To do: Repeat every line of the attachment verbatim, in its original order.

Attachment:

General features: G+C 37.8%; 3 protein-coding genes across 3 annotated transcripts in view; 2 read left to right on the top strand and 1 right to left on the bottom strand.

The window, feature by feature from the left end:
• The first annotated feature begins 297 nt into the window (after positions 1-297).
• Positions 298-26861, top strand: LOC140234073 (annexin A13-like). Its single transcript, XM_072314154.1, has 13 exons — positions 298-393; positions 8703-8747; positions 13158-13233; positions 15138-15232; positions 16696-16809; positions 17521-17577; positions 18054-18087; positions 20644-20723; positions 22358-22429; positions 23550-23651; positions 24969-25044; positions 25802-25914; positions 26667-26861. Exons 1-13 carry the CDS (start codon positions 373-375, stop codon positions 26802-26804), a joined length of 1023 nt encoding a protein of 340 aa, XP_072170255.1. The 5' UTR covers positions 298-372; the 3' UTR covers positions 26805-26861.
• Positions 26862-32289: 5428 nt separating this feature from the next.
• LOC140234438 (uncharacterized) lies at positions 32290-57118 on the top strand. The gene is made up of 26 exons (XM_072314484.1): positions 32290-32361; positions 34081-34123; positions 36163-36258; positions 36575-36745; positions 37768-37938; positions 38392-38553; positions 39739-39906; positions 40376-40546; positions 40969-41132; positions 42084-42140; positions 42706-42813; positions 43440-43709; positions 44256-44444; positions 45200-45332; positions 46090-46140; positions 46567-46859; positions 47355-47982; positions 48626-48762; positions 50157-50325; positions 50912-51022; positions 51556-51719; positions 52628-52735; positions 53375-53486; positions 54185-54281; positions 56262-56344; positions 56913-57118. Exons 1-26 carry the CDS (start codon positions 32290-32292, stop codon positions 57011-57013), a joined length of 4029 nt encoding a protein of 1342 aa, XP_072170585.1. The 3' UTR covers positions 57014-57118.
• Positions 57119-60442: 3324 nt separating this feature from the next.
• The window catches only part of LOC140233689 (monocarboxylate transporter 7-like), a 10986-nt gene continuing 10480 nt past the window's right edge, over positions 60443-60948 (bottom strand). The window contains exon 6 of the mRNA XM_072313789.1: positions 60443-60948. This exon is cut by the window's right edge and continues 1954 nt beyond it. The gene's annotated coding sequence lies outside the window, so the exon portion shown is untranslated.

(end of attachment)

General features: G+C 37.8%; 3 protein-coding genes across 3 annotated transcripts in view; 2 read left to right on the top strand and 1 right to left on the bottom strand.

The window, feature by feature from the left end:
• The first annotated feature begins 297 nt into the window (after positions 1-297).
• Positions 298-26861, top strand: LOC140234073 (annexin A13-like). Its single transcript, XM_072314154.1, has 13 exons — positions 298-393; positions 8703-8747; positions 13158-13233; positions 15138-15232; positions 16696-16809; positions 17521-17577; positions 18054-18087; positions 20644-20723; positions 22358-22429; positions 23550-23651; positions 24969-25044; positions 25802-25914; positions 26667-26861. Exons 1-13 carry the CDS (start codon positions 373-375, stop codon positions 26802-26804), a joined length of 1023 nt encoding a protein of 340 aa, XP_072170255.1. The 5' UTR covers positions 298-372; the 3' UTR covers positions 26805-26861.
• Positions 26862-32289: 5428 nt separating this feature from the next.
• LOC140234438 (uncharacterized) lies at positions 32290-57118 on the top strand. The gene is made up of 26 exons (XM_072314484.1): positions 32290-32361; positions 34081-34123; positions 36163-36258; positions 36575-36745; positions 37768-37938; positions 38392-38553; positions 39739-39906; positions 40376-40546; positions 40969-41132; positions 42084-42140; positions 42706-42813; positions 43440-43709; positions 44256-44444; positions 45200-45332; positions 46090-46140; positions 46567-46859; positions 47355-47982; positions 48626-48762; positions 50157-50325; positions 50912-51022; positions 51556-51719; positions 52628-52735; positions 53375-53486; positions 54185-54281; positions 56262-56344; positions 56913-57118. Exons 1-26 carry the CDS (start codon positions 32290-32292, stop codon positions 57011-57013), a joined length of 4029 nt encoding a protein of 1342 aa, XP_072170585.1. The 3' UTR covers positions 57014-57118.
• Positions 57119-60442: 3324 nt separating this feature from the next.
• The window catches only part of LOC140233689 (monocarboxylate transporter 7-like), a 10986-nt gene continuing 10480 nt past the window's right edge, over positions 60443-60948 (bottom strand). The window contains exon 6 of the mRNA XM_072313789.1: positions 60443-60948. This exon is cut by the window's right edge and continues 1954 nt beyond it. The gene's annotated coding sequence lies outside the window, so the exon portion shown is untranslated.